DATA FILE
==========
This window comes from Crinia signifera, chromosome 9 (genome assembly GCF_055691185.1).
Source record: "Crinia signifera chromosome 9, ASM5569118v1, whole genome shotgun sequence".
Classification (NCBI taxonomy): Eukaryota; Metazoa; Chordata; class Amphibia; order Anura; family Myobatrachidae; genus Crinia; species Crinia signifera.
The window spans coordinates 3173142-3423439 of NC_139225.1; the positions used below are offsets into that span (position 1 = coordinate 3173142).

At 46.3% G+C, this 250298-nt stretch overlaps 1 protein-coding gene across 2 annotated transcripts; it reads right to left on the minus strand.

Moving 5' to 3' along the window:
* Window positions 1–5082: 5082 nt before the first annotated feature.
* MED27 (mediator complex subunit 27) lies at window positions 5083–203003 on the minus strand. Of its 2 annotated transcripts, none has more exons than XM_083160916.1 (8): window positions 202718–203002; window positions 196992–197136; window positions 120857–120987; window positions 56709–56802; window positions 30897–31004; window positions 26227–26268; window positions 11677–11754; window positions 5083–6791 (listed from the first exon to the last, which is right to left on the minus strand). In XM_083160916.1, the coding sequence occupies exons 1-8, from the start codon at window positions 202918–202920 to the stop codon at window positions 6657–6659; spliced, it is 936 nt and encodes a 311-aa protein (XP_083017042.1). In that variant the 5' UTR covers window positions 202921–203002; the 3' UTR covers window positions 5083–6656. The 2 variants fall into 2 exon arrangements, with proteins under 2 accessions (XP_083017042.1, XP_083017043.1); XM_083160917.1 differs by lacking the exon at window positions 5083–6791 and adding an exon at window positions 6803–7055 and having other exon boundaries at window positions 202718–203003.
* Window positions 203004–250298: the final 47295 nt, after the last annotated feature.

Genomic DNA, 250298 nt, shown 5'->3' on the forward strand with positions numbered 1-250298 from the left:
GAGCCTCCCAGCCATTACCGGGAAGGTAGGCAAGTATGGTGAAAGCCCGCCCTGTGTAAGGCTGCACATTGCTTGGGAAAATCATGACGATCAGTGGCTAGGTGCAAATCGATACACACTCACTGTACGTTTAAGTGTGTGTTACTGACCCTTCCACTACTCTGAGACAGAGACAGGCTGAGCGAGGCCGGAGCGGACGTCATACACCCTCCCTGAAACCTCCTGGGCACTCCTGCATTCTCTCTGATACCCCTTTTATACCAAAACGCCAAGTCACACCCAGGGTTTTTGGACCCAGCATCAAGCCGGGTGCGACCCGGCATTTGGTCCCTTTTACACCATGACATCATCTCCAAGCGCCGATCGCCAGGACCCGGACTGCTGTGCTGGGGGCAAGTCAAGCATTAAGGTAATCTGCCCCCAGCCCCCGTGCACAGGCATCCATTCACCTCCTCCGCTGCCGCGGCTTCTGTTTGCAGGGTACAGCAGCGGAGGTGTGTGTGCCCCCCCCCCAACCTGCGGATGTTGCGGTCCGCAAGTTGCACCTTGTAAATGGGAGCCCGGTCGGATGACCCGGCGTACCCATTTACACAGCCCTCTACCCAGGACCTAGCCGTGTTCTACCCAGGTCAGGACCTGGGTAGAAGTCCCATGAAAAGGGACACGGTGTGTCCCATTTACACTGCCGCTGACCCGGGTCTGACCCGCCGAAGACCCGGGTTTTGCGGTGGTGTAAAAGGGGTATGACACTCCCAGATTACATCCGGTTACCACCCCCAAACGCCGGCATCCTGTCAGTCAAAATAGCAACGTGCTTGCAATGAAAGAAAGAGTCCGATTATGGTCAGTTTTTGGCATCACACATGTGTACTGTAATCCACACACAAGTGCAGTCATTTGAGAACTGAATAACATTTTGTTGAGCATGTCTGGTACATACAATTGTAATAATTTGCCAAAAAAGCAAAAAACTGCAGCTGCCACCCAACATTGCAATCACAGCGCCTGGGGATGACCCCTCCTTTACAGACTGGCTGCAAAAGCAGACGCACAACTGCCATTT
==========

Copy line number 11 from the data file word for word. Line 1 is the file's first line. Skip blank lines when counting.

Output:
GAGCCTCCCAGCCATTACCGGGAAGGTAGGCAAGTATGGTGAAAGCCCGCCCTGTGTAAGGCTGCACATTGCTTGGGAAAATCATGACGATCAGTGGCTAGGTGCAAATCGATACACACTCACTGTACGTTTAAGTGTGTGTTACTGACCCTTCCACTACTCTGAGACAGAGACAGGCTGAGCGAGGCCGGAGCGGACGTCATACACCCTCCCTGAAACCTCCTGGGCACTCCTGCATTCTCTCTGATACCCCTTTTATACCAAAACGCCAAGTCACACCCAGGGTTTTTGGACCCAGCATCAAGCCGGGTGCGACCCGGCATTTGGTCCCTTTTACACCATGACATCATCTCCAAGCGCCGATCGCCAGGACCCGGACTGCTGTGCTGGGGGCAAGTCAAGCATTAAGGTAATCTGCCCCCAGCCCCCGTGCACAGGCATCCATTCACCTCCTCCGCTGCCGCGGCTTCTGTTTGCAGGGTACAGCAGCGGAGGTGTGTGTGCCCCCCCCCCAACCTGCGGATGTTGCGGTCCGCAAGTTGCACCTTGTAAATGGGAGCCCGGTCGGATGACCCGGCGTACCCATTTACACAGCCCTCTACCCAGGACCTAGCCGTGTTCTACCCAGGTCAGGACCTGGGTAGAAGTCCCATGAAAAGGGACACGGTGTGTCCCATTTACACTGCCGCTGACCCGGGTCTGACCCGCCGAAGACCCGGGTTTTGCGGTGGTGTAAAAGGGGTATGACACTCCCAGATTACATCCGGTTACCACCCCCAAACGCCGGCATCCTGTCAGTCAAAATAGCAACGTGCTTGCAATGAAAGAAAGAGTCCGATTATGGTCAGTTTTTGGCATCACACATGTGTACTGTAATCCACACACAAGTGCAGTCATTTGAGAACTGAATAACATTTTGTTGAGCATGTCTGGTACATACAATTGTAATAATTTGCCAAAAAAGCAAAAAACTGCAGCTGCCACCCAACATTGCAATCACAGCGCCTGGGGATGACCCCTCCTTTACAGACTGGCTGCAAAAGCAGACGCACAACTGCCATTT